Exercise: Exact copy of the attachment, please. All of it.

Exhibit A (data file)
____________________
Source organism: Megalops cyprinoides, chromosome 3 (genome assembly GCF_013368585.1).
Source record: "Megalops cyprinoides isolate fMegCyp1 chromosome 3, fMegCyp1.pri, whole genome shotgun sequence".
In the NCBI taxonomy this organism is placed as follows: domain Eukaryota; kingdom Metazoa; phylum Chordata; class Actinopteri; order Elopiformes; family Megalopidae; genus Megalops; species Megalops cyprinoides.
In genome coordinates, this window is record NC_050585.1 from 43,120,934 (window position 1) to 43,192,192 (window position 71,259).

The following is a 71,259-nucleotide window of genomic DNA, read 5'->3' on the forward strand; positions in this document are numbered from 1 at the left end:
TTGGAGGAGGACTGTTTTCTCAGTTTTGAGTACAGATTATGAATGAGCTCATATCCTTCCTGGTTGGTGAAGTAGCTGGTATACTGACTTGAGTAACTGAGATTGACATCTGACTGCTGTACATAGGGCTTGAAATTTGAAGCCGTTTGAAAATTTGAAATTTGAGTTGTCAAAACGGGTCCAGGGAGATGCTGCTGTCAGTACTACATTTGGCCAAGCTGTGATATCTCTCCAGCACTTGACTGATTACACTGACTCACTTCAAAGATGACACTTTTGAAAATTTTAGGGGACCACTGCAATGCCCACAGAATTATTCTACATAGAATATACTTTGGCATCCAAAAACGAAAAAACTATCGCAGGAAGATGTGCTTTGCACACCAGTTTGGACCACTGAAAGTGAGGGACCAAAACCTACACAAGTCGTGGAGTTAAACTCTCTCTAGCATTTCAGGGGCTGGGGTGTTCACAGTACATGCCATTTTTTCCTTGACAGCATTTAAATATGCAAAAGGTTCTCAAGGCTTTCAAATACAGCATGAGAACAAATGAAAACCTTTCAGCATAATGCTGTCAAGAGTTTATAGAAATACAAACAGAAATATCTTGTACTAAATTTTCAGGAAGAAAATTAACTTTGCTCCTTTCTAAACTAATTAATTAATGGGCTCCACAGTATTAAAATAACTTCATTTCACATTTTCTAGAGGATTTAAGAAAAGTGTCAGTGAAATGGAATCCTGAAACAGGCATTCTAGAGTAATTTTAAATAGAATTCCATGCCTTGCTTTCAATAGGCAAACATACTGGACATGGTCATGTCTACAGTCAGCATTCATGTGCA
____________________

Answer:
Source organism: Megalops cyprinoides, chromosome 3 (genome assembly GCF_013368585.1).
Source record: "Megalops cyprinoides isolate fMegCyp1 chromosome 3, fMegCyp1.pri, whole genome shotgun sequence".
In the NCBI taxonomy this organism is placed as follows: domain Eukaryota; kingdom Metazoa; phylum Chordata; class Actinopteri; order Elopiformes; family Megalopidae; genus Megalops; species Megalops cyprinoides.
In genome coordinates, this window is record NC_050585.1 from 43,120,934 (window position 1) to 43,192,192 (window position 71,259).

The following is a 71,259-nucleotide window of genomic DNA, read 5'->3' on the forward strand; positions in this document are numbered from 1 at the left end:
TTGGAGGAGGACTGTTTTCTCAGTTTTGAGTACAGATTATGAATGAGCTCATATCCTTCCTGGTTGGTGAAGTAGCTGGTATACTGACTTGAGTAACTGAGATTGACATCTGACTGCTGTACATAGGGCTTGAAATTTGAAGCCGTTTGAAAATTTGAAATTTGAGTTGTCAAAACGGGTCCAGGGAGATGCTGCTGTCAGTACTACATTTGGCCAAGCTGTGATATCTCTCCAGCACTTGACTGATTACACTGACTCACTTCAAAGATGACACTTTTGAAAATTTTAGGGGACCACTGCAATGCCCACAGAATTATTCTACATAGAATATACTTTGGCATCCAAAAACGAAAAAACTATCGCAGGAAGATGTGCTTTGCACACCAGTTTGGACCACTGAAAGTGAGGGACCAAAACCTACACAAGTCGTGGAGTTAAACTCTCTCTAGCATTTCAGGGGCTGGGGTGTTCACAGTACATGCCATTTTTTCCTTGACAGCATTTAAATATGCAAAAGGTTCTCAAGGCTTTCAAATACAGCATGAGAACAAATGAAAACCTTTCAGCATAATGCTGTCAAGAGTTTATAGAAATACAAACAGAAATATCTTGTACTAAATTTTCAGGAAGAAAATTAACTTTGCTCCTTTCTAAACTAATTAATTAATGGGCTCCACAGTATTAAAATAACTTCATTTCACATTTTCTAGAGGATTTAAGAAAAGTGTCAGTGAAATGGAATCCTGAAACAGGCATTCTAGAGTAATTTTAAATAGAATTCCATGCCTTGCTTTCAATAGGCAAACATACTGGACATGGTCATGTCTACAGTCAGCATTCATGTGCA